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Now keep in mind that this will only show you what is lacking from what you eat. You could have other issues. For instance, I take Metformin, a diabetes medicine that causes the body to lose vitamin B12. And some sources say that diabetes in and of itself causes the body not to metabolize B vitamins properly. So my Endocrinologist had me take more B12. I already take a B Complex supplement and a multiple vitamin. And I am now taking extra B1 and B5.

I also take Metformin, and have never heard that, thanks for the info! I am not diabetic, I take it for PCOS (Polycycstic Ovarian Syndrome). All the info I am discovering on these forums is convincing me to call my doc and get in for addtional testing.

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thewiseguy, Juliebove's tool looks like it may be helpful to you - I'd try to look at what you consume over several weeks, though.

The reason many of us take so many vitamins and supplements isn't because we are missing something from eating gluten-free, necessarily, it's because we aren't absorbing the nutrients from what we do eat.

That said, a lot of wheat-based products, especially cereals and breads, are supplemented, at least in the U.S. (think Total cereal), so by removing those products we are also removing some of those supplements.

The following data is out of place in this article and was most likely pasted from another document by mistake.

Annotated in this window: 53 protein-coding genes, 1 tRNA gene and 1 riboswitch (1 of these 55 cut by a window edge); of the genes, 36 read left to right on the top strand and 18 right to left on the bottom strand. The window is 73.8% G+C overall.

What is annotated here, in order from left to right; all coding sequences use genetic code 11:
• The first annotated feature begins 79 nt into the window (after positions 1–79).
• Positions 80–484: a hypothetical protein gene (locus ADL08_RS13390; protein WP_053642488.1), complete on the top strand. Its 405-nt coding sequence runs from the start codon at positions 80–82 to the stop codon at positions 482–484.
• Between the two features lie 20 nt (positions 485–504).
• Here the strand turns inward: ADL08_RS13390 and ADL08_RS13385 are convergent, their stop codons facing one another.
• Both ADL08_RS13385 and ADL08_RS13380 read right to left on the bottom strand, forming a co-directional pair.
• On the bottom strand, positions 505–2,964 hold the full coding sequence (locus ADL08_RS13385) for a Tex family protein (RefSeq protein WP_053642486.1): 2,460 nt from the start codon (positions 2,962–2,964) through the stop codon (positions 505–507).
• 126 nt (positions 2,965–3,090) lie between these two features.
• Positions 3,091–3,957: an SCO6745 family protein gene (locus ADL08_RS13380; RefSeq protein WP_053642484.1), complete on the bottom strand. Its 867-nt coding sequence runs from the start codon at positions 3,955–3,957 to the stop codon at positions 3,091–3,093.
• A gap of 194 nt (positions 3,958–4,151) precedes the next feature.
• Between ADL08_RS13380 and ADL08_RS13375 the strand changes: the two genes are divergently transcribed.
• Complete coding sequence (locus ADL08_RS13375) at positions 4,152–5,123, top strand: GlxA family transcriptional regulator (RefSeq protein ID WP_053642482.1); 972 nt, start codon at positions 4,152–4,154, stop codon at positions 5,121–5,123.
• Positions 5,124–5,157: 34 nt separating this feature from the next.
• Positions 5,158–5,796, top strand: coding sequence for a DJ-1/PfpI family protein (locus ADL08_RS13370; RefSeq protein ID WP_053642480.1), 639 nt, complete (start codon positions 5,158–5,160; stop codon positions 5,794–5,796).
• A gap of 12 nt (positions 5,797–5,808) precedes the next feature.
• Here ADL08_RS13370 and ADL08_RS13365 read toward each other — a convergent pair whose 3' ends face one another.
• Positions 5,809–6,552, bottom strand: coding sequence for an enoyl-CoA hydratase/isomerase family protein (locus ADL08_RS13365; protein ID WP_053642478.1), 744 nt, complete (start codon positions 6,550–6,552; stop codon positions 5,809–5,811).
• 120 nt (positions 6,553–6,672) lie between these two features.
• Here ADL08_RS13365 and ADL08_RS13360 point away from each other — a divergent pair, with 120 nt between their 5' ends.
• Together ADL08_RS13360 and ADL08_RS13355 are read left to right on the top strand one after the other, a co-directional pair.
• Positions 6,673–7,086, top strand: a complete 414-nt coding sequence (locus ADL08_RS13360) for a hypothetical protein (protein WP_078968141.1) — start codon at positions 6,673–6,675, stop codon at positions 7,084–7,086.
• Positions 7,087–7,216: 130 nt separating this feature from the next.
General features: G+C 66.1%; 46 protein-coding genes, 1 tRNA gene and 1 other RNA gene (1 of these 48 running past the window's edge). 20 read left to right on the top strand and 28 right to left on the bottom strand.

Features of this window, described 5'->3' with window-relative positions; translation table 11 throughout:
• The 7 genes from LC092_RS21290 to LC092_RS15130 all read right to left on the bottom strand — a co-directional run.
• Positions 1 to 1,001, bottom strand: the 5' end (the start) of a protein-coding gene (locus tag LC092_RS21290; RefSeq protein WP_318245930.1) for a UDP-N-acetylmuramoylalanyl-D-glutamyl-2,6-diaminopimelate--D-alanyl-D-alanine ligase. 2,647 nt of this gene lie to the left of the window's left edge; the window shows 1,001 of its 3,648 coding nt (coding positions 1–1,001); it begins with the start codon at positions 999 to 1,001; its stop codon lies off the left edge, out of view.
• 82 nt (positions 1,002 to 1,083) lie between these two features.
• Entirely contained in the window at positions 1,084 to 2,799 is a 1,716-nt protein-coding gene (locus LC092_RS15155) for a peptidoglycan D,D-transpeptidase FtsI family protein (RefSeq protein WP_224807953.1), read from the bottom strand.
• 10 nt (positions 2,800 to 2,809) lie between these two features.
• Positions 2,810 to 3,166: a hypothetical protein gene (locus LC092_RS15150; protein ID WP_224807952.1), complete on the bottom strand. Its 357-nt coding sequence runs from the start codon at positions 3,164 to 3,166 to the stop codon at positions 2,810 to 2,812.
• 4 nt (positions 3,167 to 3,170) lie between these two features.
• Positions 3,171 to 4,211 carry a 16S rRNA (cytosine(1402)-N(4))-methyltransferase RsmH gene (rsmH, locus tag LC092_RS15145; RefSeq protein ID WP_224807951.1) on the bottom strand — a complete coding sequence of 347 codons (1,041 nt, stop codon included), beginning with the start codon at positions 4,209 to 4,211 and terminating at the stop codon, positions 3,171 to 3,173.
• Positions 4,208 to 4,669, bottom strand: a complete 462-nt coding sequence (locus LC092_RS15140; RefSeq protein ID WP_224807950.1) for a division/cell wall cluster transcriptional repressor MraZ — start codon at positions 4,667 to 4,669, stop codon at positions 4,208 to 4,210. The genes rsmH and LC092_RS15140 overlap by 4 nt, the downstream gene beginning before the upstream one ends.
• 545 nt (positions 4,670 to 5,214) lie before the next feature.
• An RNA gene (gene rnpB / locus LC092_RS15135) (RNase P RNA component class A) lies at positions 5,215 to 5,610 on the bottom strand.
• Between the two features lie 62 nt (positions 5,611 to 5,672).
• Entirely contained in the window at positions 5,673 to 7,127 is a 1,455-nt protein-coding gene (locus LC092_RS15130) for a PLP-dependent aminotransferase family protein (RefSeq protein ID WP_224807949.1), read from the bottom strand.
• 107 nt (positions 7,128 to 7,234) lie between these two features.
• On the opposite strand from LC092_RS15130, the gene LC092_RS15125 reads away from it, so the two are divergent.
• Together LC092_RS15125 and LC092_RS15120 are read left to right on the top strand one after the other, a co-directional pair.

You might do just as well with a good multivitamin.

Of course, if you can get to a GP and ask for a vitamin panel that'd be best, so you can target any deficiencies with a supplement but more importantly by tweaking your diet.

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I always suggest Biotin. High doses can not cause a "toxic" level. It would naturally be in food, in animal LIVER. I don't know about you, but I don't like liver and won't eat it.

Vitamin B12 does not have a known toxic level. Most Americans are assumend to have B defiencies.

You can start with a daily multivitamin and probiotics. Always do some research on what you are planning to take. I would even double check if a doctor prescribed a vitamin for me.

My dad's cancer was diagnosed because he was at a toxic level of Calcium. (Not pretty, and he was hours away from death. It had the symptoms of a stroke.)